June 15 Program Review

How Wildlife Survives in the City

It’s not easy to be a wild animal living in the city. Human development creates many challenges for wildlife and they must find a way to adapt in order to persist. In spite of this, our communities are filled with amazing species and breathtaking natural areas that are worthy of celebration and protection. Rachel’s presentation discussed the unique dynamics of urban ecosystems, how the fascinating creatures that live in urban areas manage to survive, and why they are so important.

This year Rachel and the TPWD have created the DFW Urban Wildlife Research project in conjunction with the Urban Wildlife Information Network (urbanwildlifeinfo.org). April 2021 was the first sampling session.  Camera traps are setup 4 times a year in Tarrant and nearby counties in order to see what wildlife are present.  The first session captured photos of the wildlife you’d expect, such as coyotes, foxes, deer, and raccoons.  There were some nice surprises as well – the downtown FW camera captured an eastern spotted skunk and later a ringtail – both unusual sights in north Texas.  The next sampling period starts in July. Anyone interested in helping with photo review is welcome to contact Rachel via email: Rachel.richter@tpwd.texas.gov.

Rachel is an Urban Wildlife Biologist for Texas Parks and Wildlife in DFW. She has a bachelor’s degree in Wildlife and Fisheries Science from Texas A&M and a master’s degree in Wildlife Ecology from Texas State. As an Urban Wildlife Biologist, she focuses on making our communities more wildlife-friendly through educational outreach and providing technical guidance.

Click here to view Rachel’s entire presentation.

May 14 Program Review

Yucca Moth Walk at SW Nature Preserve

Special thank you to John and Grace Darling for a perfect evening at SWNP. The Darlings have an amazingly broad and deep knowledge of everything to do with nature, from frog calls to plant IDs and even a defense of poison ivy.  The highlight of the evening was finding the blooming yuccas and their “obligate mutualistic” yucca moths. Male and female moths emerge from their cocoons in the spring, timed with the blossoming of the yucca plant. There is an extraordinary partnership between the yucca moth and the yucca plant. They are so interdependent that one cannot live without the other. Photo credits to Jan Miller, Lynn Healy, Jim Frisinger, Annabelle Corboy.

April 20 Program Review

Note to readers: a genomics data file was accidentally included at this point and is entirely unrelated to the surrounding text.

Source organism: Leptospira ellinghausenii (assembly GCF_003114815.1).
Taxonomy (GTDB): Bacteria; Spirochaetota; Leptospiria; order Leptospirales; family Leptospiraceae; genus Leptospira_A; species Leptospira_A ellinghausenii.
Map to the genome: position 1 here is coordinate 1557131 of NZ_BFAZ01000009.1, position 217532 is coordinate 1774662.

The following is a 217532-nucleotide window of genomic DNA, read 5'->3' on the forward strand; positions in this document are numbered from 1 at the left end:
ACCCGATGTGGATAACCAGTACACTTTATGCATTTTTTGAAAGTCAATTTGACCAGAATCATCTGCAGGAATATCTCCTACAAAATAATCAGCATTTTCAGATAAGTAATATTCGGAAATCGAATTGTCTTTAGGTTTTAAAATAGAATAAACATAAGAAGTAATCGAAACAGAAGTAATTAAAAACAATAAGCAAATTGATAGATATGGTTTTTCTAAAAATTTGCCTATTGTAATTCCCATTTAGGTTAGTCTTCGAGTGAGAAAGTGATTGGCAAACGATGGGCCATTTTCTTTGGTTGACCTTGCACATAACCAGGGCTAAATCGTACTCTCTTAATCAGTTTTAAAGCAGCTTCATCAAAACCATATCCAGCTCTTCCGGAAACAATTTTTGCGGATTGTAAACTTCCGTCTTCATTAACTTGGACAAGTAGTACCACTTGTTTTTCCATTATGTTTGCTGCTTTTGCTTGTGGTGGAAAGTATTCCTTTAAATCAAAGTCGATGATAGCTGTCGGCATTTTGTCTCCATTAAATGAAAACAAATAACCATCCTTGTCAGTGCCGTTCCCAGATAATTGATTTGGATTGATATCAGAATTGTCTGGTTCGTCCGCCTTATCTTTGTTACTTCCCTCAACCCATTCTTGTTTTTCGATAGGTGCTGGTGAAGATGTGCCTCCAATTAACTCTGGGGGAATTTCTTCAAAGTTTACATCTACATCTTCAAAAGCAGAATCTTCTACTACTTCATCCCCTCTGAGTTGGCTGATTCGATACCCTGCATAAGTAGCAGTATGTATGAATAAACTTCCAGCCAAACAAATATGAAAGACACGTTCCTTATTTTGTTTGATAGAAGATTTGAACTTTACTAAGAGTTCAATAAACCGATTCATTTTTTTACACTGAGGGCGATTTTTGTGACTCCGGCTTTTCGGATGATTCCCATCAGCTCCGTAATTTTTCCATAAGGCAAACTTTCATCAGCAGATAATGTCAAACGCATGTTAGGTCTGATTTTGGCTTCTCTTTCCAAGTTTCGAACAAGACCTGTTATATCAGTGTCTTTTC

Reptiles and Amphibians of SW Nature Preserve and Beyond

Presented by Michael Smith…We saw photos and heard stories of the frogs and toads, turtles, lizards and snakes found at the preserve and in the surrounding area. Michael answered questions like, “where can you find them” and “are they harmful or helpful?” He also included some information about venomous snakes, even though they have not been seen at the preserve.

Michael A. Smith is the cofounder and past-president of the Dallas–Fort Worth Herpetological Society and often teaches herpetology to local classes of master naturalists. He is the author of two books on herpetology – Herping Texas – The Quest for Reptiles and Amphibians co-authored with Clint R. King and The Wild Lives of Reptiles and Amphibians – A Young Herpetologist’s Guide

The program was presented via ZOOM. You can see our (slightly amateurish) recording on YouTube – https://youtu.be/xWz491v8mCs

March 2 Program Review

SWNP Programs are back!  Since 2018, the city of Kennedale has been working on a plan to highlight and enhance the creek systems that run through the city. The plan is important to the Friends of Southwest Nature Preserve, and includes a proposed wildlife crossing to connect SWNP with Village Creek and Winding Creek wildlife travel corridors. The Friends of SWNP have been represented in the stakeholder meetings by Lynn Healy and Jan Miller. Melissa Dailey, Director of Planning and Economic Development, described the plan and answered questions about how the plans impact the Southwest Nature Preserve.

Before there were cities, there were waterways. The Greenways creek system in Kennedale provides a unique opportunity for the creation of gathering places alongside nature and a citywide network of pathways. Those pathways could connect people by uniting many Kennedale neighborhoods, parks, schools, churches, and local businesses. People have gathered near waterways since the beginning of time. The Greenways creeks are prime to gather the people of Kennedale.

The City of Kennedale has partnered with the National Park Service Rivers, Trails and Conservation Assistance program and The University of Texas at Arlington College of Architecture, Planning, and Public Affairs to develop a sustainable plan for pathways, amenities, erosion prevention, and natural conservation for the Kennedale Greenways. Through surveys, public meetings, and conversations with community members, the plan identifies improvements for Village, Kennedale, and Winding Creeks and the surrounding areas.

To see the presentation developed by the City of Kennedale, go to https://www.cityofkennedale.com/780/Greenways-Project

Welcome Friends!

Welcome Friends of Southwest Nature Preserve!

We think SWNP is a special place and and hope that you will too.  Wild places like this are hard to find and public opportunities to enjoy them are even more rare.  You’ll find information here about our work to preserve this remnant of eastern cross timbers woodlands and grasslands as well as activities to celebrate and experience it through the seasons.

Please join us!